I can’t imagine a more quintessentially American meal than a burger and fries, and I can’t imagine a burger and fries without ketchup. Maybe that’s why I always thought of ketchup as the all-American condiment. Or maybe it was the fact that I grew up just a few miles away from Pittsburgh, Pennsylvania—home of the H.J. Heinz Company, a name synonymous with ketchup. In any case, the first time I saw the word “ketjap” on the bottle of a watery, soy-based Indonesian condiment, I jumped to the reasonable if anglocentric conclusion that I was looking at a loanword—a word borrowed from English into Indonesian, perhaps by way of Dutch—which inevitably changed somewhat in meaning along the way.
It turns out I was half right: ketchup is a loanword, but not from English. And just as the name of this product has undergone countless changes in spelling, its composition has changed dramatically with time and geography.
You Say Tomato, I Say Ketchup
The first clue to the storied past of ketchup can be found in large, bold letters right on that Heinz bottle: it says “Tomato Ketchup.” Isn’t that redundant? Aren’t tomatoes the key ingredient? Why call attention to the fact, as though we should expect to find Beet Ketchup and Cucumber Ketchup nearby on the shelf, and need to make sure we’re buying the right kind? But this raises the question of what “ketchup” means in the first place. Some historical perspective may be helpful.
Etymologically speaking, the English word ketchup, also spelled “catsup” and a dozen other ways, derives from the Malay (or Indonesian) word kecap (also spelled ketjap), which in turn was based on the Chinese word ke-tsiap. The Asian forerunner of ketchup was a type of fish sauce, which is to say fish (typically anchovies, and often fermented), dissolved in brine. When this sauce made its way to Europe in the 1600s, cooks began experimenting with different ingredients—besides anchovies, mushrooms, walnuts, oysters, and even lemons appeared in various ketchup recipes over the next couple of centuries. Salt was the only invariable ingredient; while some recipes included vinegar, few included sweeteners, and nearly all were quite runny. In the New World, tomatoes were known to be used in ketchup as early as the 1780s, though the first published recipe for tomato ketchup—created by James Mease, a physician and horticulturist from Philadelphia—dates only from 1812.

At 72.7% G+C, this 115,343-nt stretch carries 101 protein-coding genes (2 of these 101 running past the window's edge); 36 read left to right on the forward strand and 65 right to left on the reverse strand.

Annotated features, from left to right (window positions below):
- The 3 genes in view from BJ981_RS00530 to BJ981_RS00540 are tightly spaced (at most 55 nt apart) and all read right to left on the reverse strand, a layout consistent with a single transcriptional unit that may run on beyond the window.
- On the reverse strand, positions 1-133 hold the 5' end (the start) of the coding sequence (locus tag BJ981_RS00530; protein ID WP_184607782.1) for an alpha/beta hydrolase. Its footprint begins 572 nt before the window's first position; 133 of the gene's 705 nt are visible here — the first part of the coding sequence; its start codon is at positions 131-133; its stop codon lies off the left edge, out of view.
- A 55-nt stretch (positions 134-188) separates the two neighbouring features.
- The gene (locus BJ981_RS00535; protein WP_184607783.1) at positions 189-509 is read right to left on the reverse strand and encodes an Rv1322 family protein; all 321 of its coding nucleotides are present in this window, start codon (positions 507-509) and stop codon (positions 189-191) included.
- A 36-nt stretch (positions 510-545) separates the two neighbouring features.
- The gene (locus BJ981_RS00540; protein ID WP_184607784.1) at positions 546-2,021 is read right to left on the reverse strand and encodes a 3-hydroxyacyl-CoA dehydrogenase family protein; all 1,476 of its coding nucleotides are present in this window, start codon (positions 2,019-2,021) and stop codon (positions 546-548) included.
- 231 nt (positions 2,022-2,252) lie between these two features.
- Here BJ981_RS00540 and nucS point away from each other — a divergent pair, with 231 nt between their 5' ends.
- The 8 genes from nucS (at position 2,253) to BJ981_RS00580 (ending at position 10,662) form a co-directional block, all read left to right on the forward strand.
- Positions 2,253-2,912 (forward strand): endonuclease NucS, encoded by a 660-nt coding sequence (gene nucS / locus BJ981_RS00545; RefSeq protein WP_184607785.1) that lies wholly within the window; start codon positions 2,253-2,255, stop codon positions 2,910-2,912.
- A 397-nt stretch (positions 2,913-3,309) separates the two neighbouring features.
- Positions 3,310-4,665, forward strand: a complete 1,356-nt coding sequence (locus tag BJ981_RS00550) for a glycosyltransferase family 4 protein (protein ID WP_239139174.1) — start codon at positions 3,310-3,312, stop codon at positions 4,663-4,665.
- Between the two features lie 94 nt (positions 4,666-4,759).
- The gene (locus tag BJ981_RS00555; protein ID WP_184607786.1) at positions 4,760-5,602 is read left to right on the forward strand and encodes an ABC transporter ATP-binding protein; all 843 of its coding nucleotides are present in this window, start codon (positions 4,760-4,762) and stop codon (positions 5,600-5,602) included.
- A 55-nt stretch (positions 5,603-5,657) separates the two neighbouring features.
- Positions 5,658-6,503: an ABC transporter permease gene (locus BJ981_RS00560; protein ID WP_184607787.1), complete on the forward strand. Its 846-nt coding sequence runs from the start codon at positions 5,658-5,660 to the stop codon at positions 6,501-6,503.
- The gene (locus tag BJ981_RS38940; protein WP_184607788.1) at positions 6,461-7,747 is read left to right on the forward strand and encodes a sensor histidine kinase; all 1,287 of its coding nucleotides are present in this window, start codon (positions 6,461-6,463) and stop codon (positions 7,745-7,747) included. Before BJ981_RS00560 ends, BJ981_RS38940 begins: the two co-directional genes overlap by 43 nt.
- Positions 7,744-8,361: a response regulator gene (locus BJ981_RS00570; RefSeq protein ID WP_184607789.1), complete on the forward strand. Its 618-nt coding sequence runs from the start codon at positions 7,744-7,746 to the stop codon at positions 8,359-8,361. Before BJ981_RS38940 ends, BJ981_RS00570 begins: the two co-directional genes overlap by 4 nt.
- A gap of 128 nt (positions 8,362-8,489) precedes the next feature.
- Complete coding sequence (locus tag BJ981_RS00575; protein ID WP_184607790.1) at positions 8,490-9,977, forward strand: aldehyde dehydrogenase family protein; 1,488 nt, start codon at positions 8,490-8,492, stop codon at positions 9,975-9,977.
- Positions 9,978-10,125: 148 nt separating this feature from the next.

But it was not until 1872 that Henry J. Heinz developed the recipe his company still uses today. In contrast to conventional ketchup-making wisdom at the time, Heinz used ripe tomatoes, increased the proportion of vinegar in the recipe dramatically, added sugar, and flavored it with onion and a special blend of spices. The result was an extremely viscous condiment that included all the major taste components—salty, bitter, sweet, sour, and umami (or savory). This winning combination soon became the American definition of ketchup; although competitors’ recipes differ in the details, the public no longer accepts anything as “ketchup” that doesn’t fit the pattern of a thick, tangy, tomato-based sauce.
Slow and Steady
For more than a century, Heinz wisely followed a “don’t mess with success” policy; only bottle shapes and sizes changed significantly. Plastic squeeze bottles were perhaps the best thing to happen to ketchup since the tomato, and the latest trend, upside-down “Easy Squeeze” bottles, are a work of genius that should earn someone a MacArthur Fellowship. Of less certain distinction was the range of bright ketchup colors Heinz experimented with a few years ago. First green ketchup appeared on the shelves, then purple (my personal favorite), and even, briefly, blue, pink, orange, and teal. While claiming the colors were “very popular with consumers,” the company nevertheless discontinued them after a short time. Although they tasted just like red ketchup, I suspect too many people found the notion of blue tomatoes cognitively dissonant. Or maybe it’s just that kids quickly tire of novelty.
For a brief period in 1981, the Reagan administration decreed that ketchup could be considered a vegetable for the purpose of satisfying nutritional requirements for school lunches. Because the government’s edict used the spelling “ketchup,” Del Monte found itself unable to sell its Catsup to schools, and quickly changed its spelling. Although public outcry soon resulted in ketchup’s removal from the vegetable list, Del Monte kept its new spelling. That appears to have settled the question of spelling once and for all, while leaving unresolved the puzzle of why ketchup wasn’t considered a fruit. But it could have been worse: if ketchup had maintained its original formula, it might now be considered a meat. —Joe Kissell